This needs to be discovered by the mainstream, if we are to continue to pursue the path toward healthy sexual enlightenment. People need to learn that they can explore what turns them on, without it taking control over them. And they need to learn this so that they CAN indulge in the fantasies that turn them on without believing that it justifies their becoming actual monsters. So that, for example, a man can discover that dominating women turns him on, and still be able to understand that it is not okay for him to dominate women outside of a sexual context, or to dominate women who do not consent to be dominated by him.

I tell you, this is imperative to our smooth running as a society, that we confront and address and learn to mend our sexual hang-ups, because the way we are now - frightful of anything remotely sexual because "what if!" is not a healthy way to be. When we turn our heads from the shadows and condemn them to the corners of society, we are indirectly condoning the darkness, even as we preach against it. A new approach is needed, whereby we confront the darkness, accept that it is a part of human existence, and learn how to acknowledge it without letting it control us.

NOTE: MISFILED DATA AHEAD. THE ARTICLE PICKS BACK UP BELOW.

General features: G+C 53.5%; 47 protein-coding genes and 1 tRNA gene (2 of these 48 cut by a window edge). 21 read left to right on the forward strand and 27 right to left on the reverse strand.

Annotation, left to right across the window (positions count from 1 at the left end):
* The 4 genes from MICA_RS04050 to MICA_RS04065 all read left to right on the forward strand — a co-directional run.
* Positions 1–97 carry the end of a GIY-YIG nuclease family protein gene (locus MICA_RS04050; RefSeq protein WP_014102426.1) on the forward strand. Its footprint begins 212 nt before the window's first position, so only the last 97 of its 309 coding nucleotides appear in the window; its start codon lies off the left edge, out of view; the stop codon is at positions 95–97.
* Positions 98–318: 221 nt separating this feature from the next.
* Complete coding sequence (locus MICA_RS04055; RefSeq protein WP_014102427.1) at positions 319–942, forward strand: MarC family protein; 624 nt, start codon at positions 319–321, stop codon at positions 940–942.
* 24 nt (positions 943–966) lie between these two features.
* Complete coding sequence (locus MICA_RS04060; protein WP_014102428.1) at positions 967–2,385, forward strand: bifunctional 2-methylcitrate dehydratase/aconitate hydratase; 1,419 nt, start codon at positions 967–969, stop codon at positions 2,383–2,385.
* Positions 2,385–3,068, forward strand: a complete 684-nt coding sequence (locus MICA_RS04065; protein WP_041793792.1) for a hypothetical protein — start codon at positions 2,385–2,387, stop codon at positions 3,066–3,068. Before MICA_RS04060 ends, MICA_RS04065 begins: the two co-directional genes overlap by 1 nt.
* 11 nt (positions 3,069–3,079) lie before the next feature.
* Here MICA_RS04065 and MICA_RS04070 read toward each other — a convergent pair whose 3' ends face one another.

Monday, November 12, 2012

Exhibitionist Resort

You might have guessed by now that I'm a proponent for the legalization of public sex acts. Whatever the reason public sex acts aren't currently legal, I'll bet it's a combination of reasonable ones and irrational ones. I've never seen 'public sex' in action, so I don't know, practically, what the issues are. In other words, I don't know if people's fears of what may happen are well-founded or superstitious. I imagine it's probably a combination of the two - certainly, I don't have much sympathy for the fear that public sex acts will denote the 'moral decay of society'. I'd rather there be public fornication than wars. I'd rather children be introduced to the circle of life than have to witness gang violence. But that's a whole different can of worms.

In theory, it may be said that open permission for anyone and everyone to perform public sex acts more or less anywhere they like (or at least only on public land) may lead to chaos, and open the door to more serious acts that are rightfully criminalized (for ethical and not moral reasons) - like rape and other nonconsensual sex acts. I'm not entirely convinced that the only way to prevent this is to keep all sex acts (even the nice, polite, fun ones) out of the public space - that sounds rather like moralization and fear-mongering - but let's for a second assume this fear is at least plausible. Could there not at least be specifically designated places, with carefully enforced rules, where those who can prove themselves to be responsible can become members, where those that cannot would be kept out?